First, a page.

Kenneth Williams (Seneca/Arapaho) and Orlando Dugi (Navajo) are among the leading contemporary beadwork artists—Williams working in styles inspired by his ancestry and pop culture, and Dugi creating contemporary fashion and accessories in or accented with beadwork. Both artists have received numerous awards for their work; Williams was awarded Best of Show at the Heard Museum Guild Indian Fair and Market in 2014. It’s in the Details: Kenneth Williams and Orlando Dugi presented more than thirty examples of their highly detailed work.
From the Intro in the catalog, available through the Case Trading Post:
Ken Williams (Arapaho/Seneca) began observing and experimenting with beadwork when he was about six years old. At his father’s home on the Cataraugus Seneca Indian Reservation in western New York, Ken and his older brother, noted ledger artist Dallin Maybee, learned the techniques of beading largely through trial and error. Starting with basic forms such as necklaces, earrings, and miniature pouches, which he sold locally, Ken developed his skills on his own until he was about thirteen.
As a teenager Ken moved to Utah and began to spend time with his mother’s family, the Spoonhunters, on the Wind River Indian Reservation in Wyoming. They had long been regarded as master beadworkers, and their influence and guidance came at a pivitol time for the young artist. With their support Ken attempted bigger projects such as dolls, bags, cradleboards, and moccasins. His uncle Robert Spoonhunter and his aunt Agnes Spoonhunter Logan were important role models who inspired Ken to pursue beadwork as a serious endeavor. He resolved to master the craft, not only as a potential career, but also as a way to reflect well upon his family’s reputation.
In the spring of 2007, Ken graduated from Santa Fe’s Institute of American Indian Arts (IAIA) with a Bachelor of Arts degree in Museum Studies. While there he studied traditional beadwork with artist and instructor Teri Greeves. He says, “Teri encouraged me to discover my own style, and in many ways she brought me out of my shell. The aesthetic energy in the interplay between traditional beadwork and my contemporary point of view became clear. She helped instill confidence that came from recognizing who I am and where I’ve been, and realizing that my future is full of possibilities.”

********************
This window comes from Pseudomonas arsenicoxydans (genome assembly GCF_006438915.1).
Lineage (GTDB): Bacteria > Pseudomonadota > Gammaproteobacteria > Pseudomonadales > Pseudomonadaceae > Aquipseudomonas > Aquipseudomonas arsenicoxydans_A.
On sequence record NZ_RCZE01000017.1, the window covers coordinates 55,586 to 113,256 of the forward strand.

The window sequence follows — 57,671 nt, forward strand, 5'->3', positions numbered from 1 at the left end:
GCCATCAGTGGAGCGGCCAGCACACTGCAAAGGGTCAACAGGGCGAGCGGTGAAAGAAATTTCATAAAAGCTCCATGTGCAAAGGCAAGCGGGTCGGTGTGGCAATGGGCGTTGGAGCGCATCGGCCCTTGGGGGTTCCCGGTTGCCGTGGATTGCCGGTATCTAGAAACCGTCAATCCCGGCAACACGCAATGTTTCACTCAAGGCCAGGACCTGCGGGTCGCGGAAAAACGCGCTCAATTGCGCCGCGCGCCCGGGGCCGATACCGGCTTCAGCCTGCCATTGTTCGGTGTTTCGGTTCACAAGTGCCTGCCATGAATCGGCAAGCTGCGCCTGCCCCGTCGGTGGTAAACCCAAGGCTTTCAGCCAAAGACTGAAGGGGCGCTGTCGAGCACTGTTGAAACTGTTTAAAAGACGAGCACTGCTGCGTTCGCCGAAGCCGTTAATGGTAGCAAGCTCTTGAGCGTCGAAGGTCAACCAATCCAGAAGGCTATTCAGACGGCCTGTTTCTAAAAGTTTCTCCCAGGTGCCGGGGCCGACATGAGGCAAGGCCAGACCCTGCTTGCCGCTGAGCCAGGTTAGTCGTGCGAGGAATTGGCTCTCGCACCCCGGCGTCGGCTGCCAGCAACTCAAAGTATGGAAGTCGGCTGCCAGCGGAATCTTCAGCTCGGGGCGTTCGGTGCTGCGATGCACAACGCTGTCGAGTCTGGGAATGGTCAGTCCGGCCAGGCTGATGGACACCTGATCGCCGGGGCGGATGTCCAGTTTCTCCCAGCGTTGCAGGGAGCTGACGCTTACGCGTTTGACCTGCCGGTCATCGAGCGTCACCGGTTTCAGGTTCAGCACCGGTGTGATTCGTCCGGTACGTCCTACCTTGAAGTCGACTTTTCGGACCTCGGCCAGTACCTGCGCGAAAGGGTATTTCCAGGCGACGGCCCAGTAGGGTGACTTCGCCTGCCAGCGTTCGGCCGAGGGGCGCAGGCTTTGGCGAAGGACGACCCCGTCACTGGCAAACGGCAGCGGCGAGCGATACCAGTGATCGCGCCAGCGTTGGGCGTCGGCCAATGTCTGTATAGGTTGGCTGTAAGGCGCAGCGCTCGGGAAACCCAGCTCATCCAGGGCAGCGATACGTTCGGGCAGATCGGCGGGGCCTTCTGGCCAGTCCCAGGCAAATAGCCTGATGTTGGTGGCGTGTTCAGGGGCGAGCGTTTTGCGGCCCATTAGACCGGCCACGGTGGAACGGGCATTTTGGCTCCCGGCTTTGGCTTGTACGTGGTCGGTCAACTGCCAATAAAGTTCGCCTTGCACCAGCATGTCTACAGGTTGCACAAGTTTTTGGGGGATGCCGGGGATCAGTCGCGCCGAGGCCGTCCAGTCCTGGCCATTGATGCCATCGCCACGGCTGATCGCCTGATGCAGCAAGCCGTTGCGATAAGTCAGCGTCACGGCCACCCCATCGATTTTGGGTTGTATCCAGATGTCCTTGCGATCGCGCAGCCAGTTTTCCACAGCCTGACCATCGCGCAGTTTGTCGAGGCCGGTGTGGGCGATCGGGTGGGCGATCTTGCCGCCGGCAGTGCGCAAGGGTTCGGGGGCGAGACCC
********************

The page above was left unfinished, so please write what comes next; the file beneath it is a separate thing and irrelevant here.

Ken’s current work displays a modern style, firmly rooted in his traditional upbringing. One of his primary interests is in fancy bags of all kinds — handbags, shoulder pouches, traditional pipe bags and mirror bags, and delicate pictorial purses. His pieces tell stories and build memories, not only for himself and his family, but also for those newly attracted to his work. “As I look toward the future,” he says, “I’m proud that my beadwork will continue to evolve, just as the traditions before me have done.”
Orlando Dugi (Navajo) remembers when, at an early age, he watched his grandmother and father doing beadwork. He began to emulate them, making pieces for his family and himself. Originally from Gray Mountain, Arizona, Orlando dreamed of traveling to New York, Paris, and Rome, where he would attend operas, balls, and galas. He recognized a similarity between the elegantly dressed people who attended those events and members of his own community, dressed in their finest to go to town or to a ceremony. He believes in the Navajo value of “dressing for the Holy Ones.”
Today Orlando designs and makes hand-beaded eveningwear and accessories. His imagery is lifelike, cutting edge, and amazingly precise, focusing on floral motifs, birds and animals, the human physique, and abstract designs. He works by stitching one bead at a time, using the smallest beads combined with fine materials such as silk and velvet, exotic leathers, crystals, feathers, gold, silver, and gems. Elegance and style are evident in everything he creates.
Orlando was encouraged and honored in 2010 when his first gown won a First Place award in the Contemporary category at the Southwestern Association for Indian Arts (SWAIA) clothing contest. In January 2011 he gave himself three moths to learn silversmithing. By March he had learned enough to add silver to a beaded handbag, and then to start making jewelry. He eventually wants to learn goldsmithing as well. In 2009 he had his first art show, and at that time he decided to step away from traditional Native American clothing and accessories and instead express his passion for beauty, elegance, and luxury through fashion.
Orlando is tuned into a contemporary aesthetic that blends traditional techniques with modern style. He is inspired by the work of Charles Frederick Worth, Louis Vuitton, Yves Saint Laurent, Prada, and many more. As he explains, he would like to push his craft to the limit, the way the amazing clothing makers of the Renaissance pushed themselves and their work.